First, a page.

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and detect disease.10 NASA initially studied possibilities for an elaborate satellite carrying a number of sensors to meet a variety of requirements. However, the Department of Interior in particular wanted a relatively simple operational satellite quickly rather than an elaborate experimental program.11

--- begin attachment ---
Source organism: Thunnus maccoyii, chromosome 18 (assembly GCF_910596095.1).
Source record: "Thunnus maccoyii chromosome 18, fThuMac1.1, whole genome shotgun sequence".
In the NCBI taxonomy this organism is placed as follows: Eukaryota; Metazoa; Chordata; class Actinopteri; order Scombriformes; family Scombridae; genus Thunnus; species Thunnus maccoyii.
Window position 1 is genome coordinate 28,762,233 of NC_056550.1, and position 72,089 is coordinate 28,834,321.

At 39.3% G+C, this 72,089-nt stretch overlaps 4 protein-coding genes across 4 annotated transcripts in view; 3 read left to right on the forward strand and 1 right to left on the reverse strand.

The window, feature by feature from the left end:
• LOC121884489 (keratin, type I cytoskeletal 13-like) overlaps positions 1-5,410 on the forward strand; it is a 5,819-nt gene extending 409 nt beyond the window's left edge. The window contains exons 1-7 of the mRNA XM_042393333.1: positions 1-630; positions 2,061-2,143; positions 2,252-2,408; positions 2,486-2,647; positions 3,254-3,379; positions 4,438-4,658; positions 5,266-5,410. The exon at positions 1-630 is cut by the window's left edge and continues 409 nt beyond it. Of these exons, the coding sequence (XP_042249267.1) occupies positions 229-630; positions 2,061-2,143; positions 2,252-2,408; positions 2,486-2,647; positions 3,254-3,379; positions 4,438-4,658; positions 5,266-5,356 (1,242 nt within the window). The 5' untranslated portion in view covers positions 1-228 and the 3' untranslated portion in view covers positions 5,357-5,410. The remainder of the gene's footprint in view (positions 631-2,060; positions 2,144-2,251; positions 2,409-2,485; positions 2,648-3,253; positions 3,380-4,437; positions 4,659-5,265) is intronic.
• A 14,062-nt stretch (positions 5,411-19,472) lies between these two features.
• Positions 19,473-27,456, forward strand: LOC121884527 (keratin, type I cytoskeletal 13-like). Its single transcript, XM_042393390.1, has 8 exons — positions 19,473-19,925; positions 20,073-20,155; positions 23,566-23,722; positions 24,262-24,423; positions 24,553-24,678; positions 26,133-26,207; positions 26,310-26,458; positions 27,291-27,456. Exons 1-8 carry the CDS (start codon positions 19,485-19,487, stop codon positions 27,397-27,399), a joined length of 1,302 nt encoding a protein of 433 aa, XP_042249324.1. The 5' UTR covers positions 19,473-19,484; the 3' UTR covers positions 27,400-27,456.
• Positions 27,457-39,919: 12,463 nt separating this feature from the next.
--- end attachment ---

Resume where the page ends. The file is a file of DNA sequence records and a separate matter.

In 1966, the Department of the Interior pulled off a public relations stunt in an effort to accelerate NASA's plans. The leaders of the U.S. Geological Survey persuaded Secretary of the Interior Stewart L. Udall to announce in September 1966 that the Department of the Interior was initiating its own operational satellite program. They proposed a simple satellite carrying just one kind of sensor to be launched in 1969.12 The Department of the Interior did not have the necessary expertise (or a partner-agency with the necessary expertise) to start its own satellite program.13 But even though the announcement did not reflect a realistic plan, it worked as a strategy. In the resulting controversy, NASA retained responsibility for experimental Earth resources satellites, but the space agency's leaders found themselves under pressure from the press and Congress to develop a satellite quickly.14 NASA initiated a project initially called Earth Resources Technology Satellite (ERTS), then changed the name to Landsat in 1975.